IITA to present digital tools in cassava, maize farming systems to policymakers
The International Institute of Tropical Agriculture (IITA) in the framework of the African Cassava Agronomy Initiative (ACAI) will on Monday present a series of digital innovation tools in cassava and maize cultivation to policy makers in Nigeria to empower extension workers and farmers in the country.
Commissioners of Agriculture and Rural Development, Permanent Secretaries as well as heads of Agricultural Development Programs (ADP) from more than 24 states are among the key stakeholders expected at the official presentation billed to take place at a one-day meeting on the IITA campus in Ibadan on 2 December 2019.
The theme of the event is tagged: “Digital Tools: Disruptive innovations in cassava/maize farming systems.’’
IITA Director General Dr. Nteranya Sanginga explains that the institute is sharing the digital tools with state government officials to help solve the problem of poor extension services, which is one of the major reasons why Nigeria’s agricultural sector has underperformed in the last three decades.
“Currently, extension- farmer ratio in some states is estimated at one extension agent to 4000 farmers,” he said. “These large numbers of farmers per extension agent undermine the effectiveness of the traditional extension system.
According to IITA Director for Development & Delivery, Dr. Alfred Dixon: “The objective of this one-day meeting is to share these digital tools with commissioners of agriculture, permanent secretaries, and other state actors for dissemination in their various states to empower the extension system and farmers.
“Through this approach, we hope that states across Nigeria will be able to increase their agricultural productivity and ultimately the incomes of farmers,” Dr Dixon who successfully led the IITA Cassava Weed Management Project added.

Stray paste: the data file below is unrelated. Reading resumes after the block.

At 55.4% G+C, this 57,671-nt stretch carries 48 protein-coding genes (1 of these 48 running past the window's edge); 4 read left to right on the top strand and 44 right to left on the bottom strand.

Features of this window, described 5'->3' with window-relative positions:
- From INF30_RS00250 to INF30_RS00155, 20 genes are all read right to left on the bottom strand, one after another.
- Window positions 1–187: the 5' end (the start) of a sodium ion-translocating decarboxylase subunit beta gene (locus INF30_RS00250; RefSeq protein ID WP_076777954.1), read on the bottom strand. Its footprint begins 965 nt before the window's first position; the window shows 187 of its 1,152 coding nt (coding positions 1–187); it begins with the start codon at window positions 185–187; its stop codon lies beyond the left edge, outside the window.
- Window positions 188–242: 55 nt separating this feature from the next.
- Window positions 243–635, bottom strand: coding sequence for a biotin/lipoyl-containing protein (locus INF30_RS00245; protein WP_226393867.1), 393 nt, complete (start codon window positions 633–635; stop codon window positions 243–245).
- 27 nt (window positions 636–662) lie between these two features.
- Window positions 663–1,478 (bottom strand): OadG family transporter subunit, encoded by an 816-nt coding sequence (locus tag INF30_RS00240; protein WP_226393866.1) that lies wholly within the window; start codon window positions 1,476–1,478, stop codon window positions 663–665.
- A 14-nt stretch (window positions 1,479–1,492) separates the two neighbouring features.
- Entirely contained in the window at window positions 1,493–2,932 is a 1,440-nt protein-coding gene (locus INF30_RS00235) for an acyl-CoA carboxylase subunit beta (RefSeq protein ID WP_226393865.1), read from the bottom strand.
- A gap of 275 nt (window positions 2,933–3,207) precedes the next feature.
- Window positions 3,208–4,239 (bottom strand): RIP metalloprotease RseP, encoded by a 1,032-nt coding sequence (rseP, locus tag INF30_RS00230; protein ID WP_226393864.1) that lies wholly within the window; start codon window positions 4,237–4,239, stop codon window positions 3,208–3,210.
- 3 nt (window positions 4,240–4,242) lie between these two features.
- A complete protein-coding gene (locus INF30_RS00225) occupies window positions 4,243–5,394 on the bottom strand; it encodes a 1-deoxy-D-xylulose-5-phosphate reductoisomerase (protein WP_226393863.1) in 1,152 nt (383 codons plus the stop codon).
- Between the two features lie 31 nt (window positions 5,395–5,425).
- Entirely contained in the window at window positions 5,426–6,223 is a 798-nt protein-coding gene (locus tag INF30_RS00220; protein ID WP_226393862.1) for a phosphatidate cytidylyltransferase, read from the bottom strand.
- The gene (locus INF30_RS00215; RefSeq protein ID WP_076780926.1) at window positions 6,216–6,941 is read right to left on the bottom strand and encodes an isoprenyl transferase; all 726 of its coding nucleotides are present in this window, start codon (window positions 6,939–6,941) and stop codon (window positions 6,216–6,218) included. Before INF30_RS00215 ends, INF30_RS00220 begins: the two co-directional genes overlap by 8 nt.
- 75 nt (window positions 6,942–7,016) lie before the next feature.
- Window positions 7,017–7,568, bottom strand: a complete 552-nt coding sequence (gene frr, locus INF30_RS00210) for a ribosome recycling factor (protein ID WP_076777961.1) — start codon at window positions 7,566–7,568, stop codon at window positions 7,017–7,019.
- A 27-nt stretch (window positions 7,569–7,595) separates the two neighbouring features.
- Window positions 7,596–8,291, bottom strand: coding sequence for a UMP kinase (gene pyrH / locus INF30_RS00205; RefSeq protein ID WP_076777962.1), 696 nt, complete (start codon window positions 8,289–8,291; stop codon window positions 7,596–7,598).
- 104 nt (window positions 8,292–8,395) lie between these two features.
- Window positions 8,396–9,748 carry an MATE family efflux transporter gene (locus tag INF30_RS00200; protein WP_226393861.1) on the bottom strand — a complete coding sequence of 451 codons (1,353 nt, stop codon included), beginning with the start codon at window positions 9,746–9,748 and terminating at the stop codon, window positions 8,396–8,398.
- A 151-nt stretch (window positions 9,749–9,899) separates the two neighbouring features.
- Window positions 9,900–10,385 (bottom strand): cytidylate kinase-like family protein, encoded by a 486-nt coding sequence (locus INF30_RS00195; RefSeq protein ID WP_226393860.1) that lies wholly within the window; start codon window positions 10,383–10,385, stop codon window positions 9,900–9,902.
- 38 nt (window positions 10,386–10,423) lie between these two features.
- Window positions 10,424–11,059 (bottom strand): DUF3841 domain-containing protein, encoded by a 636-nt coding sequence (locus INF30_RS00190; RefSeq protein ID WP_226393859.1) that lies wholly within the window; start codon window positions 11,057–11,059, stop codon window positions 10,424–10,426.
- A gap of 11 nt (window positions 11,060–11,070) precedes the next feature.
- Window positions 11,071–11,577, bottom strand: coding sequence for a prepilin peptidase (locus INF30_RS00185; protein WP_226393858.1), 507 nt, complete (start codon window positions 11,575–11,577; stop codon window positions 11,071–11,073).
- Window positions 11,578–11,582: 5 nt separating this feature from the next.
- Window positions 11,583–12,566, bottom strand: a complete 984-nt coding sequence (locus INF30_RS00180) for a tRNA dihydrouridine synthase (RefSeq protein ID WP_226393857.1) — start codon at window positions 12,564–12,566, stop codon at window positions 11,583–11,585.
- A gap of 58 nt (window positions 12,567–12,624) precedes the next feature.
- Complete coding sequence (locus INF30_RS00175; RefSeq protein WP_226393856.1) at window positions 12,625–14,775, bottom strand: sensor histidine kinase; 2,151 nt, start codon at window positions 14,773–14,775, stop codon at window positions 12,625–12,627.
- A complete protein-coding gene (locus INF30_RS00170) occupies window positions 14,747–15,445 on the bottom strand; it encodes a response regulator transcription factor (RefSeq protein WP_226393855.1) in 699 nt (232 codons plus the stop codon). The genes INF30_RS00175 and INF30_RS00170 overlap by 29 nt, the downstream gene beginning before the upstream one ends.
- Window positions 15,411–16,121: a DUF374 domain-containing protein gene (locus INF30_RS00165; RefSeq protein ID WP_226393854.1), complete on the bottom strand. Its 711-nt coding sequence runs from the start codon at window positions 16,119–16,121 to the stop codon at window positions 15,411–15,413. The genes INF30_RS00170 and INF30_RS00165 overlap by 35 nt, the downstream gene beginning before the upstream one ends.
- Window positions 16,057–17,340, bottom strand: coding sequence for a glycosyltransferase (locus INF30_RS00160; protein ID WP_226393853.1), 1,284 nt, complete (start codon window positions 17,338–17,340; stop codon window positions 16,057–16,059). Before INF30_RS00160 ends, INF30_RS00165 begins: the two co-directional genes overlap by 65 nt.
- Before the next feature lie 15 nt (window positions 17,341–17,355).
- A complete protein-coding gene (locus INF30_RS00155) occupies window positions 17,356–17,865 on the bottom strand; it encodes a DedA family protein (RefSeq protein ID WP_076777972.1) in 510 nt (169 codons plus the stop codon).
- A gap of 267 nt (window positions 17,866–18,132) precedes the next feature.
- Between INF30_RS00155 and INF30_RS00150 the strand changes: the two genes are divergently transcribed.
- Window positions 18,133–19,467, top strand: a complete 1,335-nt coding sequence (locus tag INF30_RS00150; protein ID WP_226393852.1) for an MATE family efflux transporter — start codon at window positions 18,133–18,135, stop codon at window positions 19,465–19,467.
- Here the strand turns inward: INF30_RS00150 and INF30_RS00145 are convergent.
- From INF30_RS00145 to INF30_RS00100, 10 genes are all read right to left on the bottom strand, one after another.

In the last five years, the IITA Cassava Weed Management Project has developed integrated weed control methods that are helping farmers to double the productivity of cassava and maize. These recommendations are being scaled out to farmers through a variety of digital platforms in the framework of the African Cassava Agronomy Initiative (ACAI).
The ACAI project has already distributed mobile phones and mini-projectors loaded with videos on the Decision Support Tools to extension agents. The agents, in the first phase of dissemination, are working in Oyo and Benue States using videos to educate farmers in rural areas on the Six Steps to Cassava Weed Management and Best Planting Practices.
“Engaging policymakers at this point will help in amplifying the use of these digital tools for the benefit of resource poor farmers,” Dr Dixon added.
The tools to be presented include videos, radio programs, cassava seed tracker, Akilimo, IITA Herbicide Calculator, e-commerce site and IITA News App.
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